Yeah, sure, it’s just by the rink.
Their dealing friend also looked at the tickets and said:
But this is row 4, isn’t there a row three too? (We never replied to this, but of course there’s a row one and two. We have no idea why he asked something like that.)
They paid for the tickets and Martin and I went by Mickey Dee’s to grab a hamburger before it started. Once in there, we met someone I’ve met a couple of times before, Kim Sulocki (a Swedish artist). Good to see him again, we chatted for a short while and then attacked our hamburgers. When we got into the arena, we realized where the location of the tickets we’d sold to the other guys. They were sitting, height-wise, in the middle of the arena, at least 30 meters up from the rink; we weren’t even sure they could see the rink from where they were sitting. Anyway, our conscience didn’t feel that bad, they got the tickets for a number of kronor cheaper than what we had paid for them.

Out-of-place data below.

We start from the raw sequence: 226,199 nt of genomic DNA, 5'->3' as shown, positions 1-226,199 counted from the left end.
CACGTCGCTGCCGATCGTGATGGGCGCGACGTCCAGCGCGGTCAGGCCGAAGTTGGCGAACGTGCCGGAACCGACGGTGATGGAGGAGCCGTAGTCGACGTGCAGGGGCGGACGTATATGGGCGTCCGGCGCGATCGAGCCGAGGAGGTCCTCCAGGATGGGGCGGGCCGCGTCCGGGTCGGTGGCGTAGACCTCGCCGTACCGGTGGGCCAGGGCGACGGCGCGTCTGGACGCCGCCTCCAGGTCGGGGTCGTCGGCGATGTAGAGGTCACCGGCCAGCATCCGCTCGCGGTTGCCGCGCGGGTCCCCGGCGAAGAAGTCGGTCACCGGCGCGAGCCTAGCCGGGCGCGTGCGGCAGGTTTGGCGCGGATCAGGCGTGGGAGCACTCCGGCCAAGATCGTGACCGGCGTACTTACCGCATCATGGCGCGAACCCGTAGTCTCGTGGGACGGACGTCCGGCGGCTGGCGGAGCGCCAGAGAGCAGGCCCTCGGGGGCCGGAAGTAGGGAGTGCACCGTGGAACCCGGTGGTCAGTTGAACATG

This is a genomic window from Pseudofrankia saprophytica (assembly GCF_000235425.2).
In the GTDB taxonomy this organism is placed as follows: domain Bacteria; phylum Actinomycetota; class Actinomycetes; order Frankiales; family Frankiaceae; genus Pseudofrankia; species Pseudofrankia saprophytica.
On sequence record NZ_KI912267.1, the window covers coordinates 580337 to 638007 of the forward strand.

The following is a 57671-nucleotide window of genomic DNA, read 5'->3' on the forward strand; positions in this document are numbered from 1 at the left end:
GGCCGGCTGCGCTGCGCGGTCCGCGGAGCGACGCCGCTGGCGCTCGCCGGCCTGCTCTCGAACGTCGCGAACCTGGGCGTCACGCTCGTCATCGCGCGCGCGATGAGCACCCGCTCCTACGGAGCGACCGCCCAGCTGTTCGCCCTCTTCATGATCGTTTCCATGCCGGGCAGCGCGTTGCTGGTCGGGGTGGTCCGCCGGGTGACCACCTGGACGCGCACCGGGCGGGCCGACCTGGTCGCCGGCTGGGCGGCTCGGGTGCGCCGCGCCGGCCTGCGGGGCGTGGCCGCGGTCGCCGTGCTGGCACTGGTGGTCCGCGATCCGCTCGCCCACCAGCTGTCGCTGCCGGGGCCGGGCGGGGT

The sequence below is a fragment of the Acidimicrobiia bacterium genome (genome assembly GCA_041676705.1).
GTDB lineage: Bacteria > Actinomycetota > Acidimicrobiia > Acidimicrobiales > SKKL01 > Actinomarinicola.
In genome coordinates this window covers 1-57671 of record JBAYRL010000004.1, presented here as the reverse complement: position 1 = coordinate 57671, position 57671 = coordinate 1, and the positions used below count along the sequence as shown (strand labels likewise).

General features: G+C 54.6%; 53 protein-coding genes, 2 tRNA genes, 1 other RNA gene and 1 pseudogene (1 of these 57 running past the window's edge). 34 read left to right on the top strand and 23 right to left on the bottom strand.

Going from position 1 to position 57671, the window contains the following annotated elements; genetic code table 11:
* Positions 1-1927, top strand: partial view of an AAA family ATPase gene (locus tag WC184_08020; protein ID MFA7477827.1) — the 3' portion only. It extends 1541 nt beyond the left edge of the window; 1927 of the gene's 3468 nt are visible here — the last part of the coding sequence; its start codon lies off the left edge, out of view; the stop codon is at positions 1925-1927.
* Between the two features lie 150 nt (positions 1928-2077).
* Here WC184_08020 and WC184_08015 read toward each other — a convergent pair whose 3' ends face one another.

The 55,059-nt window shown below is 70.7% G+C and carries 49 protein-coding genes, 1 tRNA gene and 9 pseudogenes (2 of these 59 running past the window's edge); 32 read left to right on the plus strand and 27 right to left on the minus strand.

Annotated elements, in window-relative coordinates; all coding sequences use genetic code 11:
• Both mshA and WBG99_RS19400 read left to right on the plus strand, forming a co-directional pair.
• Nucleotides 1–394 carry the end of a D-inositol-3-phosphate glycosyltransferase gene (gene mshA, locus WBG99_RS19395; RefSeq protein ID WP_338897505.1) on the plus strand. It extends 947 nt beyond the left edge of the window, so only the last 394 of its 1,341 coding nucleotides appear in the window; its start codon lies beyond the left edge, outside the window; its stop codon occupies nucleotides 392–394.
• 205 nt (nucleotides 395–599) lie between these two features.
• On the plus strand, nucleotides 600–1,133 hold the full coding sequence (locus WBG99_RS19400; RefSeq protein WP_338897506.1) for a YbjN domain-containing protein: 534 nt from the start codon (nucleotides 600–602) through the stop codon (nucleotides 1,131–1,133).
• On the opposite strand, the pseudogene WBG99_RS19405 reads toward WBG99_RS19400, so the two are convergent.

Once Bob Dylan started, everyone got really happy, but it was soon replaced by a feeling of apathy. It was a long time since I saw someone as uninspired, giving such a dull and meaningless performance. Yes, I know, he goes his own way, doing as he pleases, and I don’t have to hear How many roads to be happy. But this was so bland, so without feeling that it was really disheartening to see. It was definitely more entertaining to hear Gunnar Franklin at iBizkit doing his Bob Dylan impersonating once when we jammed a little.